The protection class most commonly found with electronic watches is IP 67 (which corresponds to DIN EN 60529). The first digit, 6, indicates how dust-proof the case is. The second digit, 7, is determined by a water resistance test which, at first glance, corresponds exactly to the ‘designated stress’ for wristwatches as per DIN 8310 (water resistance): the device is immersed in water at a depth of 1 m for 30 minutes. But while DIN 8310 includes several sub-tests to ensure that the case is equipped to withstand this stress, the IP protection class test is limited to the immersion of the device in water at a depth of 1 m for 30 minutes. The reason for this difference is that DIN 8310 wants to test the case’s ability to withstand repeated immersion for short periods of time in shallower water depths, whereas IP 67 describes a one-off test process with the same situation.
To this end, DIN 8310 includes more stringent sub-tests than what is specified in its ‘designated stress’ section. Thus, the watch is exposed for five minutes to water pressure of 3 bar, which equates to a water depth of around 30 metres. To comply with DIN 8310, the watch also has to be exposed to a level of compressive stress 30 times higher than that of protection class test IP 67.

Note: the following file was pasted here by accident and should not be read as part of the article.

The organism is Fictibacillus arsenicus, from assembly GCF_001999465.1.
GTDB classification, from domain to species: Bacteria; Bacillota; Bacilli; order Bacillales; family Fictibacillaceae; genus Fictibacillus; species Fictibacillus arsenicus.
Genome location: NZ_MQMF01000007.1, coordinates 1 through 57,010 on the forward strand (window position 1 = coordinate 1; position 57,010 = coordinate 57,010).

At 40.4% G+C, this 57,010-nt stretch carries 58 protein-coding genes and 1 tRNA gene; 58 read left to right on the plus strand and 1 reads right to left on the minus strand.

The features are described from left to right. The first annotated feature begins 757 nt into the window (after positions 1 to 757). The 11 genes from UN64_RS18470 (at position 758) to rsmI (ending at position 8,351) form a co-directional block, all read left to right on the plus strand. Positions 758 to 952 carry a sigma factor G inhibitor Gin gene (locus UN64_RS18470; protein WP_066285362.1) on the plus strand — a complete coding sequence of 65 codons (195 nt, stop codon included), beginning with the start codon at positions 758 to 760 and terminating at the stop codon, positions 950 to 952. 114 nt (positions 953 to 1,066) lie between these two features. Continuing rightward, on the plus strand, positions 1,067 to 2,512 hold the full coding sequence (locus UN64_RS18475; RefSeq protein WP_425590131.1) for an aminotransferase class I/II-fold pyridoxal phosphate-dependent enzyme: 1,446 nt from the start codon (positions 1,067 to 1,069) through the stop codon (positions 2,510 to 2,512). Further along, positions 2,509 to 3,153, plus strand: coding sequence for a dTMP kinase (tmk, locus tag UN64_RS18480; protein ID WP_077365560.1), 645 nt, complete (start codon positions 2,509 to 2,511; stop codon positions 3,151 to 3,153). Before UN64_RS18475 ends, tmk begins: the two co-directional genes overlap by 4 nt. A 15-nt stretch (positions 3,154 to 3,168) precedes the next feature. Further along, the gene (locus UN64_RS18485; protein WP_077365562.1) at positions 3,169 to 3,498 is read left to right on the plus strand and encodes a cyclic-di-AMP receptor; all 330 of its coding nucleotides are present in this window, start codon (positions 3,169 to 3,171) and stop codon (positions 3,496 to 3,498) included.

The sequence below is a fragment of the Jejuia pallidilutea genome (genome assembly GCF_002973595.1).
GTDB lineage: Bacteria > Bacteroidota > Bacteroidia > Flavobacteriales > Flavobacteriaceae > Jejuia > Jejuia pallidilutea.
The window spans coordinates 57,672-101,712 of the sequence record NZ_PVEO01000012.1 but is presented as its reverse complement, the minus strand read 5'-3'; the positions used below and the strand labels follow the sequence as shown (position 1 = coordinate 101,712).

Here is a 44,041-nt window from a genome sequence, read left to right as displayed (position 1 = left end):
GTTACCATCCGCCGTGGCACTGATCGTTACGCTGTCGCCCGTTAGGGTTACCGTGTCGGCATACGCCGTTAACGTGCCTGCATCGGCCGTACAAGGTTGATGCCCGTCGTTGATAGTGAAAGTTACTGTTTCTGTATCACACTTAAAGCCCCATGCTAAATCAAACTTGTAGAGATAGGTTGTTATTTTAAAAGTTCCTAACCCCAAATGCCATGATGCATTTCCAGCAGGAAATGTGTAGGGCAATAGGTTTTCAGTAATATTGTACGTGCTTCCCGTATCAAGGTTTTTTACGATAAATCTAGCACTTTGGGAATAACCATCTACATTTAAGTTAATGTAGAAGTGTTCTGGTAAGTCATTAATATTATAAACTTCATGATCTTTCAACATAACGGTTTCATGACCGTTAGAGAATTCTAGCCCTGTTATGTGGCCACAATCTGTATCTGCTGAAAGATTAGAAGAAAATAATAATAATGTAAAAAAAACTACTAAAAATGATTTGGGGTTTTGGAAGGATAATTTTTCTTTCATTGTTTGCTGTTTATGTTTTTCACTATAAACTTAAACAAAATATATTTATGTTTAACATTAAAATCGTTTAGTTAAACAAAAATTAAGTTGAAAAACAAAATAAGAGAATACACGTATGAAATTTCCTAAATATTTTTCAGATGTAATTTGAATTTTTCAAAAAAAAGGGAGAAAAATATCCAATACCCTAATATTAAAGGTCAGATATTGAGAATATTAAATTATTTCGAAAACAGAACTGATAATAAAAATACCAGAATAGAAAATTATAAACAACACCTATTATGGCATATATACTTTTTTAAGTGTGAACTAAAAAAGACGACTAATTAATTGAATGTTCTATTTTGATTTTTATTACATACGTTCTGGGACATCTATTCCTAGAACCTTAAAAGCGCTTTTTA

With DIN 8310, the watch is also immersed for 60 minutes in a water depth of 10 cm. So after the watch’s stability at a water depth of 30 m has been guaranteed, it is tested at very low pressure at a depth of 10 cm. When the case is immersed in shallow water, the seals are no longer being pressed against the sealing surfaces on the case as they are at higher pressure. This means that the seals have to be able to withstand capillary splitting effects themselves, using their own inbuilt compression.
Furthermore, DIN 8310 checks for any water that might have penetrated the case using a condensed water test (whereby water that has penetrated the case is vaporised via exposure to heat, causing condensation to form on the cooled crystal). In this way, even very small quantities of water can be detected because they form a thin layer of condensation on the crystal. In DIN EN 60529, by contrast, this test criterion (the amount of water permitted to penetrate the case) is expressly left open and is subject to the jurisdiction of a Technical Committee responsible for the specific product. If there is no additional information available for these test criteria for a watch tested using protection class IP 67, then the labelling of that watch as IP 67 is not really very meaningful.
Overall, therefore, it is clear that the watch-specific DIN standard has significantly more stringent requirements when it comes to the word ‘water-resistant’ than protection class IP 67.